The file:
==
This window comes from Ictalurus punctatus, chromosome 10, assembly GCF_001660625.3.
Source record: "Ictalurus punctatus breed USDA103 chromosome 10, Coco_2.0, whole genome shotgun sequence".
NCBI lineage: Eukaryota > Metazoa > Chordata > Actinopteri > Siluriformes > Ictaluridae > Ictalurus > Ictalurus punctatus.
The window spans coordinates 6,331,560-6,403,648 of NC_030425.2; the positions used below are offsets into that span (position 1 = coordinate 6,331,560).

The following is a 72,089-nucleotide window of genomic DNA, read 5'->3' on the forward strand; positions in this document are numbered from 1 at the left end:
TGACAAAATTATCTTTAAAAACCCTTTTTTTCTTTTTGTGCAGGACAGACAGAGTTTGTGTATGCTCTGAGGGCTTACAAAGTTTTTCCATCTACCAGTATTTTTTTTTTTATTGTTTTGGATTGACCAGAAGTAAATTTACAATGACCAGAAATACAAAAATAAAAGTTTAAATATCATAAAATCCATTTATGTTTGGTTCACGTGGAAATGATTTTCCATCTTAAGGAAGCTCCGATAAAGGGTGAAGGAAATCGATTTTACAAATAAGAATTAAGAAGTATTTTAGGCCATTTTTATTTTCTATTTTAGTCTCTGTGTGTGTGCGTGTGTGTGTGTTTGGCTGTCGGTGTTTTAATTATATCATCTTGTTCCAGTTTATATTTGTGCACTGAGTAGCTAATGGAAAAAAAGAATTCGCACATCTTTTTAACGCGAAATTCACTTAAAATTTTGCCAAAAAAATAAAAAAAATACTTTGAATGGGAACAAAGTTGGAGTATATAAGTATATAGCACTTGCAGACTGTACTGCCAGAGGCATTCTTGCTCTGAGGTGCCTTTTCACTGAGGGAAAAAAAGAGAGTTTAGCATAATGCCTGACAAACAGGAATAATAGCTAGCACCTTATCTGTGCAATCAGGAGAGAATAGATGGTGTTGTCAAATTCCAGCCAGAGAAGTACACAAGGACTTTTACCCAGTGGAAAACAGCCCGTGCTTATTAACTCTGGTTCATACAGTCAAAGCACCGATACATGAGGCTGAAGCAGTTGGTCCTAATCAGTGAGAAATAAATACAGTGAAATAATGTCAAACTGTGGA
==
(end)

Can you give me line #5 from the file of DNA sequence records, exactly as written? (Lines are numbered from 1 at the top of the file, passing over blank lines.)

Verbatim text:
The following is a 72,089-nucleotide window of genomic DNA, read 5'->3' on the forward strand; positions in this document are numbered from 1 at the left end: